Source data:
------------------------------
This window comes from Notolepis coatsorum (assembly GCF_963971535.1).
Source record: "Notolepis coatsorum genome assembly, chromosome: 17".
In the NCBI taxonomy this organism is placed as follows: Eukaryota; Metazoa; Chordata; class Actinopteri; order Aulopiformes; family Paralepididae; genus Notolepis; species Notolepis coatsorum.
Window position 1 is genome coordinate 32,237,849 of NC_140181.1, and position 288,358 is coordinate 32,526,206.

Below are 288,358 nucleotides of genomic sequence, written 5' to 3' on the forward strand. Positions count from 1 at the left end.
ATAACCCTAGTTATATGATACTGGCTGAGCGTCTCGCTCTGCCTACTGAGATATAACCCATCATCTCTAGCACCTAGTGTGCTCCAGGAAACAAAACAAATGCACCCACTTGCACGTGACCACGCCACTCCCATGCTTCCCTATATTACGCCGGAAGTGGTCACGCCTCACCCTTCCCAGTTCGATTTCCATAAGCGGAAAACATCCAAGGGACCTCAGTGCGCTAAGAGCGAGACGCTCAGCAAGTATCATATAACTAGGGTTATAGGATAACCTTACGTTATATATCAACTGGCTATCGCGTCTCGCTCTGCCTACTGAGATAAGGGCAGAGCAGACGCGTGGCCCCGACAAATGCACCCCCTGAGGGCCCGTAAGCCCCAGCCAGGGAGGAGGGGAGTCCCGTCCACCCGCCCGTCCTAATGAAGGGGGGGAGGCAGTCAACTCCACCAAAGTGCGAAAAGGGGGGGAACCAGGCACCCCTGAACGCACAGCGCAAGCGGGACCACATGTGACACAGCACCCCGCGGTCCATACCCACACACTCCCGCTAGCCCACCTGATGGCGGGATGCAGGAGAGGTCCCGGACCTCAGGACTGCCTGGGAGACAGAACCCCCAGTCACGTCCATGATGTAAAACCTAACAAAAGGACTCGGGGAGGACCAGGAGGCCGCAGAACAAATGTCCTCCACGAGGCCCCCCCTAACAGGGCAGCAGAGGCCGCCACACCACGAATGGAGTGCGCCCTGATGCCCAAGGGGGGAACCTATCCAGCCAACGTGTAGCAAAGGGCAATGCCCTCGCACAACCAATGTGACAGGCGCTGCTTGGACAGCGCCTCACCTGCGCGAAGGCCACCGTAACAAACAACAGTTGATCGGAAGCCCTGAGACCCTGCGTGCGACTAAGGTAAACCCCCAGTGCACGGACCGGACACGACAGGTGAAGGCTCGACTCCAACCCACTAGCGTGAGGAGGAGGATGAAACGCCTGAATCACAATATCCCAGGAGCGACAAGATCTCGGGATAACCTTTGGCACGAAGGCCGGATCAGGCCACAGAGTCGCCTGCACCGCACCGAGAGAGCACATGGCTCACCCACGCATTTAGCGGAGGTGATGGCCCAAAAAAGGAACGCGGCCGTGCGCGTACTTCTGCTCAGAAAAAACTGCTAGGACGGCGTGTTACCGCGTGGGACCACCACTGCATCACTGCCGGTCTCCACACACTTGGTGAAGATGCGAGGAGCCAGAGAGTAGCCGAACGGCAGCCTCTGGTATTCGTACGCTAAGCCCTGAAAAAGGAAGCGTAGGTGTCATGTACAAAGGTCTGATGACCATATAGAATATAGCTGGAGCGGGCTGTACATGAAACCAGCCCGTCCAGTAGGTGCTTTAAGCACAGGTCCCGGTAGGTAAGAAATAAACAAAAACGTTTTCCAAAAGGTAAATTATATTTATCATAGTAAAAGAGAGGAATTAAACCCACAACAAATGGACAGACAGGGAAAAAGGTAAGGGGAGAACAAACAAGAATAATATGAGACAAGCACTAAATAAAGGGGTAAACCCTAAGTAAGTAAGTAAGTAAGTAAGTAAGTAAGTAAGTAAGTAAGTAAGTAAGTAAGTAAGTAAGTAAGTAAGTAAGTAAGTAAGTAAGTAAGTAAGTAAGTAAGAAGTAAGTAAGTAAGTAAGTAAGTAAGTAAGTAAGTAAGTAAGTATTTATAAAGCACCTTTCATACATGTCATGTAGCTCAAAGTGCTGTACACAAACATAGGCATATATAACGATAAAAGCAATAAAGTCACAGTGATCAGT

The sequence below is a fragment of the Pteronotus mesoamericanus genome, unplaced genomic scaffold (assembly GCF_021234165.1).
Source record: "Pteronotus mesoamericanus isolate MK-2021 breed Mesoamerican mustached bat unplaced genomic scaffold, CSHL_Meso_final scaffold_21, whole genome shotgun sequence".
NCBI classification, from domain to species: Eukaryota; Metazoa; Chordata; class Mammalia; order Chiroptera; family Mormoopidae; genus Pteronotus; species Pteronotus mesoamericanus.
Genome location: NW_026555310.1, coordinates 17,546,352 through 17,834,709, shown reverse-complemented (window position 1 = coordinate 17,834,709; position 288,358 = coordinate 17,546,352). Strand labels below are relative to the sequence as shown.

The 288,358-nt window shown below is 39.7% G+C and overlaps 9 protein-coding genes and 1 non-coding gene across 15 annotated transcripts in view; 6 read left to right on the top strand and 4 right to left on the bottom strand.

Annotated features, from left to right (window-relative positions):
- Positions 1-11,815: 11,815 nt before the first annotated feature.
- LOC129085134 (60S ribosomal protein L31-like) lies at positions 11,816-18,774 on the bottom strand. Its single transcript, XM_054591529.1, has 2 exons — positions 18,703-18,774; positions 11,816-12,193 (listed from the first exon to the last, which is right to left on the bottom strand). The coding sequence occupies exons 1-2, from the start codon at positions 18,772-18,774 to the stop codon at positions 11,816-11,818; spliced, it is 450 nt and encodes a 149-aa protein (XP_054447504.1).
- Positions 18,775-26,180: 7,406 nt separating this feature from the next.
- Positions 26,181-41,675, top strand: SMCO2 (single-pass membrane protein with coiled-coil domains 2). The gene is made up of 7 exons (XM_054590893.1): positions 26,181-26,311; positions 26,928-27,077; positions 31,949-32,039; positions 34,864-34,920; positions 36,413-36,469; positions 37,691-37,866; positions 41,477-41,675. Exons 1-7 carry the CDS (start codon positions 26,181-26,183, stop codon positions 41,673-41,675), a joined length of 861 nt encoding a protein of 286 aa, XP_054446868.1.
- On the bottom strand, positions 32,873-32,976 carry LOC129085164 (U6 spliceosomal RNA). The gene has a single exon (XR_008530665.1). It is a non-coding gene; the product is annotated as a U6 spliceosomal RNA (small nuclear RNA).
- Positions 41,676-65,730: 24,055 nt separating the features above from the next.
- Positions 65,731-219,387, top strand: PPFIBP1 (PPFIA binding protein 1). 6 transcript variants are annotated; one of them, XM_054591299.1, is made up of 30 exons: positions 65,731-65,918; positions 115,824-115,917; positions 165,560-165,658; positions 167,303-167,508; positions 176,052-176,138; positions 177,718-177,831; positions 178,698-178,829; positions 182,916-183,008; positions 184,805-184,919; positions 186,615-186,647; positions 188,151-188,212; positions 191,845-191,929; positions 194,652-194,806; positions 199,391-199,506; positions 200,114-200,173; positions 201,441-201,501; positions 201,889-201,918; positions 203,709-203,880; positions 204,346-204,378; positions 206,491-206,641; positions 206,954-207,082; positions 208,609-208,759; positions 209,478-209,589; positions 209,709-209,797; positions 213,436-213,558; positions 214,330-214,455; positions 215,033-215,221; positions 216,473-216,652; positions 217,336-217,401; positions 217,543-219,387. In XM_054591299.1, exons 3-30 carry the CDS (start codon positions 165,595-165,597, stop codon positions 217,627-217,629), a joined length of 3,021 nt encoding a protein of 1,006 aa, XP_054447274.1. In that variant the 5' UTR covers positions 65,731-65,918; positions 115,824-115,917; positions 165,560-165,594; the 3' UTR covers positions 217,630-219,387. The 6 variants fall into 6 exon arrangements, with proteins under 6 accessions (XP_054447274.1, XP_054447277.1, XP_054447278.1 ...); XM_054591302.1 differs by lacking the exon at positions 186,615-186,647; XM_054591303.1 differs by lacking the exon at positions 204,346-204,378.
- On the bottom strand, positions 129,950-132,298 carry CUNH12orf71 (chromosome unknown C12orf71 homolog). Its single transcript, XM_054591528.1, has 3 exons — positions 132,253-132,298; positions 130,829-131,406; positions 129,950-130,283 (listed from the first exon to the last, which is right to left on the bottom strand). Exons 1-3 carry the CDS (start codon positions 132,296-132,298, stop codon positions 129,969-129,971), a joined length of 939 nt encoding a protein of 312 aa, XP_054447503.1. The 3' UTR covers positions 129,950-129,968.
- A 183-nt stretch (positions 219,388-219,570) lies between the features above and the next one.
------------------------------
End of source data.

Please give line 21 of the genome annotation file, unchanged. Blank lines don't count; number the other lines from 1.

- A 183-nt stretch (positions 219,388-219,570) lies between the features above and the next one.